Hungary prefers not to think about the dark days of
communism anymore – that’s why, when the Berlin Wall fell, Budapest dismantled
all its statues from their plinths throughout the city and moved them to
Szobor, or Memento Park.
The Statue Park (which forms a part of Memento Park as a
whole) is now an open air museum, in which you can check out relics from the
four decades of communism suffered by Hungary (from 1949-89) – think giant
statues of the likes of Lenin, Marx and Engels dotted around the greenery.
The park opened June 29 1993 and contains 42 works of art.
As well as statues of famous figures from the communist movement, there are
allegorical works of “Hungarian-Soviet Friendship” and “Liberation”. They’re hard-hitting
statues, in line with the harsh lines of Soviet architecture.
There’s also a replica of the huge pedestal for the 8-meter
high statue of Stalin which stood in central Budapest until it was pulled down
in 1956 (only the boots remained).
It’s not all outside – there’s an exhibition detailing the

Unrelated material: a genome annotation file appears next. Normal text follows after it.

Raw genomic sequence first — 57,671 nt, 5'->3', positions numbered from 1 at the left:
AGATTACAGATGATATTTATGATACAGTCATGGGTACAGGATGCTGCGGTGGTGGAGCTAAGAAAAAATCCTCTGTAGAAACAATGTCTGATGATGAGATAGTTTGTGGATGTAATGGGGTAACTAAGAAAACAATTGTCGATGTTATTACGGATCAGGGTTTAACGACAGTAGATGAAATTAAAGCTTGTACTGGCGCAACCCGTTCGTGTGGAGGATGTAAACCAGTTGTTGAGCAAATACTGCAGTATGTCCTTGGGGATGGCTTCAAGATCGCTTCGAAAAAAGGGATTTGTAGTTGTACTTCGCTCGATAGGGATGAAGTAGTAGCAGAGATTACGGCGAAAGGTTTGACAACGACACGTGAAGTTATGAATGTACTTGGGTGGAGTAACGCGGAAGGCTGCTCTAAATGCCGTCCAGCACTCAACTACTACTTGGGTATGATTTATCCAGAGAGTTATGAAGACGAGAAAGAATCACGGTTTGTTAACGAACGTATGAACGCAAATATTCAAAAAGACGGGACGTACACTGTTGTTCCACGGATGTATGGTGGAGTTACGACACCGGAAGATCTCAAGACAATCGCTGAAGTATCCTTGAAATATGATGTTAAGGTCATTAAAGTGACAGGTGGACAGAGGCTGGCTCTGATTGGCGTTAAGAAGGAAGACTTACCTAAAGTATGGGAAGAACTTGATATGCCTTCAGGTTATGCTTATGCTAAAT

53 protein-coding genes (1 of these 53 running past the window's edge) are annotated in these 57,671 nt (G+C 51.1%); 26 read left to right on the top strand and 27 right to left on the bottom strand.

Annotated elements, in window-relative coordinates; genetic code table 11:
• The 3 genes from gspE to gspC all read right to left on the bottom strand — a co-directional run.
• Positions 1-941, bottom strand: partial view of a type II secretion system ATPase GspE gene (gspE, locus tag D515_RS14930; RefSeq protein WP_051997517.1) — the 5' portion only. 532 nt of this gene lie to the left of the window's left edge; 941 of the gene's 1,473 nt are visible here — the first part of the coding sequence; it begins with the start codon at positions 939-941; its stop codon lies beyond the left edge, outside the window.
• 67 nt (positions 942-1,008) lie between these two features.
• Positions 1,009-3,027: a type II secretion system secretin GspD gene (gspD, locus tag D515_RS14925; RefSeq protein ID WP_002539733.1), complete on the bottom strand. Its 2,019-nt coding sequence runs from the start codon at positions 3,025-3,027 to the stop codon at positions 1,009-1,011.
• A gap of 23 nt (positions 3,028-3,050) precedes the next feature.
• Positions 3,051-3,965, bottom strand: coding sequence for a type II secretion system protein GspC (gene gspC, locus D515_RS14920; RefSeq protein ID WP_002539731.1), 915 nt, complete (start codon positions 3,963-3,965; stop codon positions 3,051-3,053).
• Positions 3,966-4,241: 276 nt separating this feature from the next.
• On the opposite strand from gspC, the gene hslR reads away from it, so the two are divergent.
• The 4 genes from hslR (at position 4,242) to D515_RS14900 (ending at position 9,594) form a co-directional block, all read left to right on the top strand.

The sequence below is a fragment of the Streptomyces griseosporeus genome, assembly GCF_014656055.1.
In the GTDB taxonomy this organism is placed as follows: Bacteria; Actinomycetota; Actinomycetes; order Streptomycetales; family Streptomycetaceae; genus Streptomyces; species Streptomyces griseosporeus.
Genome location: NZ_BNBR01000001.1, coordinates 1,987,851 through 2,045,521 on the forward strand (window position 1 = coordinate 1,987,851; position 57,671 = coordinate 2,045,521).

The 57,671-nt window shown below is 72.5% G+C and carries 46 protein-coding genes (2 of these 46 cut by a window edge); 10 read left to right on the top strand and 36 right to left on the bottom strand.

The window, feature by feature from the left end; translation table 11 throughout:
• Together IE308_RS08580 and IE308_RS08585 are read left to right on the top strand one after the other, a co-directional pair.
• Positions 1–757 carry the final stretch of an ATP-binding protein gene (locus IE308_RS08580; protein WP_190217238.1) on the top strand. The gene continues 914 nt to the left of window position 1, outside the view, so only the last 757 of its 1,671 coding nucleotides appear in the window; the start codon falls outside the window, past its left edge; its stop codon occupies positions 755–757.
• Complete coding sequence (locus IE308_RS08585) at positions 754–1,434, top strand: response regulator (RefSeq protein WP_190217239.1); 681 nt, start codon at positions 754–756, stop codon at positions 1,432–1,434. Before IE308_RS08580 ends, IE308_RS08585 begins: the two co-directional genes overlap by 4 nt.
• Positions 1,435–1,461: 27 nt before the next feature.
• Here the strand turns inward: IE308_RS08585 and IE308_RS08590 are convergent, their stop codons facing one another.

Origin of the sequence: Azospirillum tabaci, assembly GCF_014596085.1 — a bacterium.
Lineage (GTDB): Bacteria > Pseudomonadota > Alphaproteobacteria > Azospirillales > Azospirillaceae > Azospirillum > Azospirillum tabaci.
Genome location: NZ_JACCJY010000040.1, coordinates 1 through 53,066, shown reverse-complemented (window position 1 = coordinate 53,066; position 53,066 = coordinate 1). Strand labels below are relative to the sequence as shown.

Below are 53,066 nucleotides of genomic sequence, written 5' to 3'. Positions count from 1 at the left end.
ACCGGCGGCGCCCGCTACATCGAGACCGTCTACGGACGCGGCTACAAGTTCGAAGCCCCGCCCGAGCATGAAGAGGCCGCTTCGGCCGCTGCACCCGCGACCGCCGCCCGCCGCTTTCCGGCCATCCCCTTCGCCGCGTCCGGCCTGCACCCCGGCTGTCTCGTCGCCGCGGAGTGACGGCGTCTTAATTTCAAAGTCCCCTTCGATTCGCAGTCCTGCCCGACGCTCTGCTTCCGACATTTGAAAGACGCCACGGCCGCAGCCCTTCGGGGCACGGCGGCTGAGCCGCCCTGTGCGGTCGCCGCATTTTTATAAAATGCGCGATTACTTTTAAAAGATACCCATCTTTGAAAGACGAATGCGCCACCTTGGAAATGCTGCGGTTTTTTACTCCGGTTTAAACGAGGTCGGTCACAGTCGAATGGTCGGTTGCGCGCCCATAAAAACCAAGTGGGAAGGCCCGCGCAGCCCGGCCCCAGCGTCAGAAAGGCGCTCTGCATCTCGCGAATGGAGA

1956 revolution and the fall of Communism, as well as a documentary film about
the secret police. And it’s not all bleak – the park plays host to festivals,
art projects and other cultural events.
According to the architect, Ákos Eleőd: “This Park is about
dictatorship. And at the same time, because it can be talked about, described
and built up, this Park is about democracy. After all, only democracy can
provide an opportunity to think freely about dictatorship.”
Of course, there’s also the “Red Star Store” for all your
communist kitsch – though after such a sober experience, we can’t guarantee
that you’ll be feeling it.